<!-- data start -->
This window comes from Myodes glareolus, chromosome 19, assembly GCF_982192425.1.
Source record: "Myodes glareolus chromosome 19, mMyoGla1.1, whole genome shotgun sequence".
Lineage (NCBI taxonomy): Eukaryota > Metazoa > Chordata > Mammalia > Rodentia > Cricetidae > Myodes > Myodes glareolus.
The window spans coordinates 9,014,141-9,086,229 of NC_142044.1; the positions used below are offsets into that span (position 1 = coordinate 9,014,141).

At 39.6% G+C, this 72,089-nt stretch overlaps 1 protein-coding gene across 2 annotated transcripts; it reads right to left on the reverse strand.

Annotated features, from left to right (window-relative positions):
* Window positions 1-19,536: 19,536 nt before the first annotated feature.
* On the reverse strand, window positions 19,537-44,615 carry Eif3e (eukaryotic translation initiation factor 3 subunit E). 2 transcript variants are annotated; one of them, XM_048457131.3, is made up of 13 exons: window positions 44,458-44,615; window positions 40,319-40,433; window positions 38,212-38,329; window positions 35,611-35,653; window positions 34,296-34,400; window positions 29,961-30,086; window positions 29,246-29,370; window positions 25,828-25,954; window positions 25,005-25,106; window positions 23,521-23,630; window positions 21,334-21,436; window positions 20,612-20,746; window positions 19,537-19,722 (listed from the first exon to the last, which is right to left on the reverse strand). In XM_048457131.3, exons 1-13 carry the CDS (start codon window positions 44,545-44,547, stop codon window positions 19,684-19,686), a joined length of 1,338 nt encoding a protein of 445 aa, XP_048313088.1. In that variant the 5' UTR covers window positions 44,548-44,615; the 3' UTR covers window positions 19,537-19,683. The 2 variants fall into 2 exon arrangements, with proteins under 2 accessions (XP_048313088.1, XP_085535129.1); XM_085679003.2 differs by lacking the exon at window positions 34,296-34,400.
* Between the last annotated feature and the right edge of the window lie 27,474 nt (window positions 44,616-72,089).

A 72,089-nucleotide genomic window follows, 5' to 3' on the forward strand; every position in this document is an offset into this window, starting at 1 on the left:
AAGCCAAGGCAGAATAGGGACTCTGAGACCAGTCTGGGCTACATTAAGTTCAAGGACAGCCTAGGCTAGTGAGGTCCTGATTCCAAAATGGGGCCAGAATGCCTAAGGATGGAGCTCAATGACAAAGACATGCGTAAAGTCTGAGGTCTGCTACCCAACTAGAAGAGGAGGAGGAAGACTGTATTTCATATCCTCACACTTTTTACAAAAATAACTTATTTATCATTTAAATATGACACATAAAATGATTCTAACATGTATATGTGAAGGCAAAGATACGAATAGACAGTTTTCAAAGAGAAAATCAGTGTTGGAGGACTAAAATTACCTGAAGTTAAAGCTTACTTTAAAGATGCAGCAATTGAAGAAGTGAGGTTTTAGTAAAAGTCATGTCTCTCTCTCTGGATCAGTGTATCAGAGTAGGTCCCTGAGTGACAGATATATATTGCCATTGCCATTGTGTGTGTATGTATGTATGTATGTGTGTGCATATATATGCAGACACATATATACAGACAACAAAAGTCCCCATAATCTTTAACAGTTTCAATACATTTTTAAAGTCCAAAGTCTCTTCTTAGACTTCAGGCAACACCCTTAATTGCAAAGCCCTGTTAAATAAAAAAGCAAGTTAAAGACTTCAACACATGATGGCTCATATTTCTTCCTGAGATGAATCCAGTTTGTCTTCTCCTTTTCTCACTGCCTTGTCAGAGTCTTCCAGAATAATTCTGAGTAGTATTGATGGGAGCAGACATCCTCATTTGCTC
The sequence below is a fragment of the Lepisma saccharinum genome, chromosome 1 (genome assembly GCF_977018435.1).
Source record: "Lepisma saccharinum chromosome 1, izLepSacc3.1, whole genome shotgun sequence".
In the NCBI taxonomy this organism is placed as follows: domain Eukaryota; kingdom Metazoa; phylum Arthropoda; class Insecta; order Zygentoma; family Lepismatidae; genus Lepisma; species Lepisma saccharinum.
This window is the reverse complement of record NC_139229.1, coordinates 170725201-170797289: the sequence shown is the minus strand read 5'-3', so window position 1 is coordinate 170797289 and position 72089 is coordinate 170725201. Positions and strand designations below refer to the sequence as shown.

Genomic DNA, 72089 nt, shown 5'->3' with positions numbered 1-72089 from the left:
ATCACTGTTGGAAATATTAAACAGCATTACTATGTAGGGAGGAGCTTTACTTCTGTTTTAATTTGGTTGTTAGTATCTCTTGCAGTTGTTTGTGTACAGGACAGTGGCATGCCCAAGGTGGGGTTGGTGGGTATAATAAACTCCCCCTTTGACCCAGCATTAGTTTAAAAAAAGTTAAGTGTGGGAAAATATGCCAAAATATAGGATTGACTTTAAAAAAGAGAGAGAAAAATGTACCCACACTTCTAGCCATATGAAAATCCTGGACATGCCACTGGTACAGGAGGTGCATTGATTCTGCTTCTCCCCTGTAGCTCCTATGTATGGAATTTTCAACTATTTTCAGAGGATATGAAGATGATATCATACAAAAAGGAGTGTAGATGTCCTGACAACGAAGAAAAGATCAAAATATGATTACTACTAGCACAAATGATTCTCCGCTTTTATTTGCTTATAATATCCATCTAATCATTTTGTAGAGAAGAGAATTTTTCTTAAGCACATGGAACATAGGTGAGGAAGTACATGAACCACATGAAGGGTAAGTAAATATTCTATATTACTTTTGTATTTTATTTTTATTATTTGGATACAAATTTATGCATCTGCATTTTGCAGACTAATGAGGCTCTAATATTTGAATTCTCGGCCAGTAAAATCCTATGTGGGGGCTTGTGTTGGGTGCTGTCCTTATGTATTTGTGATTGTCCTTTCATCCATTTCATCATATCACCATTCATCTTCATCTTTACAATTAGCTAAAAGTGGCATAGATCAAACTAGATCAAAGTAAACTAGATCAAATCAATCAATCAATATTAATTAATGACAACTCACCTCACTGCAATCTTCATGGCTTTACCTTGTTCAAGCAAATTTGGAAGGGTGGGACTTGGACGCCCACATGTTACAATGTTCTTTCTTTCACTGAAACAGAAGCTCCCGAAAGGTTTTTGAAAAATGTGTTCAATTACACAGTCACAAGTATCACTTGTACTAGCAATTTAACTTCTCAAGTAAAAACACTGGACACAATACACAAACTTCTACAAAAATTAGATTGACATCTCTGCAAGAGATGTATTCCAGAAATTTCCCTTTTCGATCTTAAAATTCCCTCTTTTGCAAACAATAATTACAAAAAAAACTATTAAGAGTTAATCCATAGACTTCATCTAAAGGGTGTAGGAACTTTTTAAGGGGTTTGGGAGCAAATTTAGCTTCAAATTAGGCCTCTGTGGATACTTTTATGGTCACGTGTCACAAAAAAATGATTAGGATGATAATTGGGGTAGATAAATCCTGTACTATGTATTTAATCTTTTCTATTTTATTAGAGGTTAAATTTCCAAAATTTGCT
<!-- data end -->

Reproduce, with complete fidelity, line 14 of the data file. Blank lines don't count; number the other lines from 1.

In the NCBI taxonomy this organism is placed as follows: domain Eukaryota; kingdom Metazoa; phylum Arthropoda; class Insecta; order Zygentoma; family Lepismatidae; genus Lepisma; species Lepisma saccharinum.